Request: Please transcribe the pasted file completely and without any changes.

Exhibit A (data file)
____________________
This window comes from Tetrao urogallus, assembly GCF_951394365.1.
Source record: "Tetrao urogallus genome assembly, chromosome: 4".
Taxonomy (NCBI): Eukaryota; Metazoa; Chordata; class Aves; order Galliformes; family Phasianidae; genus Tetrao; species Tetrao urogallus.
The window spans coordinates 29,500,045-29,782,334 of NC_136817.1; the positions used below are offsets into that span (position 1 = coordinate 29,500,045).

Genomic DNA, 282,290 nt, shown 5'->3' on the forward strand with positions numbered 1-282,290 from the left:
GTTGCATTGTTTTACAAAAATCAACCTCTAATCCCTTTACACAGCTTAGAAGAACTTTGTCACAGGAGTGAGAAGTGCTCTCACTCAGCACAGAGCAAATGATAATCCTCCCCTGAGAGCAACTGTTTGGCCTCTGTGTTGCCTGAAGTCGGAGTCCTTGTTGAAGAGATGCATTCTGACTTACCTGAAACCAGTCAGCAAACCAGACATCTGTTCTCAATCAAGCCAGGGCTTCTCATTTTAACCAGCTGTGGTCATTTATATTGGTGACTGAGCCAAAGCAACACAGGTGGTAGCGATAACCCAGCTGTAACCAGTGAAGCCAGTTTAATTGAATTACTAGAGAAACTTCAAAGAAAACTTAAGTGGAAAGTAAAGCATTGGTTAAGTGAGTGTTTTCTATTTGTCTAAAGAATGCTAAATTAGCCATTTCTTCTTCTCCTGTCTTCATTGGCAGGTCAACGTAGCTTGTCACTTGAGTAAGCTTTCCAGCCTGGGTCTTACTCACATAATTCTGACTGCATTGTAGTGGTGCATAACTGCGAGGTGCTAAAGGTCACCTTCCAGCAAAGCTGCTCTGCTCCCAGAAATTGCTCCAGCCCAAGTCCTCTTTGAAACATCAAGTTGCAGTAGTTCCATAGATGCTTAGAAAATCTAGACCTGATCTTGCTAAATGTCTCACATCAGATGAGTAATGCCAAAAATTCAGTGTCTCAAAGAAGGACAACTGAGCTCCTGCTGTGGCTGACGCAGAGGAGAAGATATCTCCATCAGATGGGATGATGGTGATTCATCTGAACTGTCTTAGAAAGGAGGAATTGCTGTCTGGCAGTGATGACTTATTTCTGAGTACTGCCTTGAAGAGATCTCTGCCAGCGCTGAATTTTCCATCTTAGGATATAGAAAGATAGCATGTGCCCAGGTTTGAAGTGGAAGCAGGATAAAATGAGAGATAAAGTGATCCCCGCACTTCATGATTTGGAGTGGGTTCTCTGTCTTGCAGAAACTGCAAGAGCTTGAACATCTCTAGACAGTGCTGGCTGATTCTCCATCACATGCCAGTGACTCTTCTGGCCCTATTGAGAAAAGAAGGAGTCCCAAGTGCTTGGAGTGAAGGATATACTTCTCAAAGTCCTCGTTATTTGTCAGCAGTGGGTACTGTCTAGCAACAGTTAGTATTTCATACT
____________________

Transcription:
This window comes from Tetrao urogallus, assembly GCF_951394365.1.
Source record: "Tetrao urogallus genome assembly, chromosome: 4".
Taxonomy (NCBI): Eukaryota; Metazoa; Chordata; class Aves; order Galliformes; family Phasianidae; genus Tetrao; species Tetrao urogallus.
The window spans coordinates 29,500,045-29,782,334 of NC_136817.1; the positions used below are offsets into that span (position 1 = coordinate 29,500,045).

Genomic DNA, 282,290 nt, shown 5'->3' on the forward strand with positions numbered 1-282,290 from the left:
GTTGCATTGTTTTACAAAAATCAACCTCTAATCCCTTTACACAGCTTAGAAGAACTTTGTCACAGGAGTGAGAAGTGCTCTCACTCAGCACAGAGCAAATGATAATCCTCCCCTGAGAGCAACTGTTTGGCCTCTGTGTTGCCTGAAGTCGGAGTCCTTGTTGAAGAGATGCATTCTGACTTACCTGAAACCAGTCAGCAAACCAGACATCTGTTCTCAATCAAGCCAGGGCTTCTCATTTTAACCAGCTGTGGTCATTTATATTGGTGACTGAGCCAAAGCAACACAGGTGGTAGCGATAACCCAGCTGTAACCAGTGAAGCCAGTTTAATTGAATTACTAGAGAAACTTCAAAGAAAACTTAAGTGGAAAGTAAAGCATTGGTTAAGTGAGTGTTTTCTATTTGTCTAAAGAATGCTAAATTAGCCATTTCTTCTTCTCCTGTCTTCATTGGCAGGTCAACGTAGCTTGTCACTTGAGTAAGCTTTCCAGCCTGGGTCTTACTCACATAATTCTGACTGCATTGTAGTGGTGCATAACTGCGAGGTGCTAAAGGTCACCTTCCAGCAAAGCTGCTCTGCTCCCAGAAATTGCTCCAGCCCAAGTCCTCTTTGAAACATCAAGTTGCAGTAGTTCCATAGATGCTTAGAAAATCTAGACCTGATCTTGCTAAATGTCTCACATCAGATGAGTAATGCCAAAAATTCAGTGTCTCAAAGAAGGACAACTGAGCTCCTGCTGTGGCTGACGCAGAGGAGAAGATATCTCCATCAGATGGGATGATGGTGATTCATCTGAACTGTCTTAGAAAGGAGGAATTGCTGTCTGGCAGTGATGACTTATTTCTGAGTACTGCCTTGAAGAGATCTCTGCCAGCGCTGAATTTTCCATCTTAGGATATAGAAAGATAGCATGTGCCCAGGTTTGAAGTGGAAGCAGGATAAAATGAGAGATAAAGTGATCCCCGCACTTCATGATTTGGAGTGGGTTCTCTGTCTTGCAGAAACTGCAAGAGCTTGAACATCTCTAGACAGTGCTGGCTGATTCTCCATCACATGCCAGTGACTCTTCTGGCCCTATTGAGAAAAGAAGGAGTCCCAAGTGCTTGGAGTGAAGGATATACTTCTCAAAGTCCTCGTTATTTGTCAGCAGTGGGTACTGTCTAGCAACAGTTAGTATTTCATACT